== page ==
During WWI, the United States government unleashed a campaign of speeches, posters and handouts that promoted patriotism and nationalism. It encouraged all citizens, regardless of social or financial status, to contribute to War Bond efforts as a show of patriotism. There was “meatless Thursday” and other programs promoting the idea that Americans should limit their consumption of foods and supplies so that those resources could fuel the bodies and efforts of the troops overseas.
With the success of the Bolshevik Revolution in Russia in 1917 and the establishment of the world’s first communist state under the dictatorship of Vladimir Lenin, the American government feared communists’ influence and infiltration into American society. It aimed to quell socialist, pacifist or anti-war activists. This became the nation’s first Red Scare. (The second, taking place during the 1940s and 1950s, is widely associated with Senator Joseph McCarthy.)
Passed during WWI, the Espionage Act and the Sedition Act imposed fines and prison sentences for those who were deemed as supporting endeavors against U.S. war efforts, or making insulting or abusive statements against the government, flag, Constitution or military. (History.com) This created an atmosphere of mistrust among neighbors. Who might be listening and turn you in? Anti-communist efforts only strengthened after the war’s end.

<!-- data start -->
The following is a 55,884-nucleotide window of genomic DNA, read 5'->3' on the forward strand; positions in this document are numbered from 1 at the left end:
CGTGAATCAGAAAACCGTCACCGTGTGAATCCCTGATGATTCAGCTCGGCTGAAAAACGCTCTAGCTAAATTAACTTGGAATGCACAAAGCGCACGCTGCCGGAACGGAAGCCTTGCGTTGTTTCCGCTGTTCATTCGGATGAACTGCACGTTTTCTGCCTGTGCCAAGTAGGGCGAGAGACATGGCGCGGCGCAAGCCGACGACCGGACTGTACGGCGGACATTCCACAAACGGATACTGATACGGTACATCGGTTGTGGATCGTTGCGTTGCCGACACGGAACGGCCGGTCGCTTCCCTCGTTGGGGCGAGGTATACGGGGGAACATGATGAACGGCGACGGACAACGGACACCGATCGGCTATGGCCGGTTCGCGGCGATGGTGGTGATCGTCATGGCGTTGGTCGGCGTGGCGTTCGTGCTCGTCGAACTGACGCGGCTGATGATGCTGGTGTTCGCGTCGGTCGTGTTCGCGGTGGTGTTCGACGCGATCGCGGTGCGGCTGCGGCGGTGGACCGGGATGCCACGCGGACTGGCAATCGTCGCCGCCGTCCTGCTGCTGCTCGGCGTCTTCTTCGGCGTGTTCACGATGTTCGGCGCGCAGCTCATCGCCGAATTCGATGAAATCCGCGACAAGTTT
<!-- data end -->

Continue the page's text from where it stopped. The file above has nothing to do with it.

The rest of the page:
Jealousy of Black Middle-Class Prosperity
Particularly in the Washington, D.C. area riots, lower class whites resented the success of black businesses. This jealously sparked violence against blacks, particularly black business owners and farmers.
False Accusations of Rape
Many “race riots” began with an unjust accusation that a black man had raped or solicited a white woman, resulting in vigilante murder. As Ida B. Wells-Barnette discovered during her 20 years of anti-lynching advocacy and murder investigations, the majority of accusations proved untrue. In most cases the charges were either fabricated or the sexual relationship between the black man and white woman had been consensual. (Sources: Southern Horrors: Lynch Law in All Its Phases and A Red Record)
Solicitous Newspaper Accounts
Sensationalized and sometimes blatantly untrue newspaper headlines and accounts riled up people to engage in violence. For example, one account in the Chicago Tribune inaccurately reported riot death tolls at 17 whites and 5 blacks, when actually the opposite was true. The daily accounting of injuries and deaths during Chicago’s riot incited both sides to even the score.
Other times the headline and language were purposely inciteful. When a series of reported rapes was attributed to a black man, headlines called for the arrest of the “Black Fiend.”
Vigilantism and Poor Police Enforcement
In many “race riots,” vigilantes broke accused black men out of jail and tortured and lynched them, with law enforcement either unable or unwilling to protect the accused. Citizens, or recently “deputized” civilians, has taken law into their own hands. This blurring delineation between government and civil “police forces” created a lack of accountability, fueling the intensity of violence and adding to the duration of the rioting. In some cases, the very militia or police brought in to suppress an outbreak, joined in to beat or kill blacks.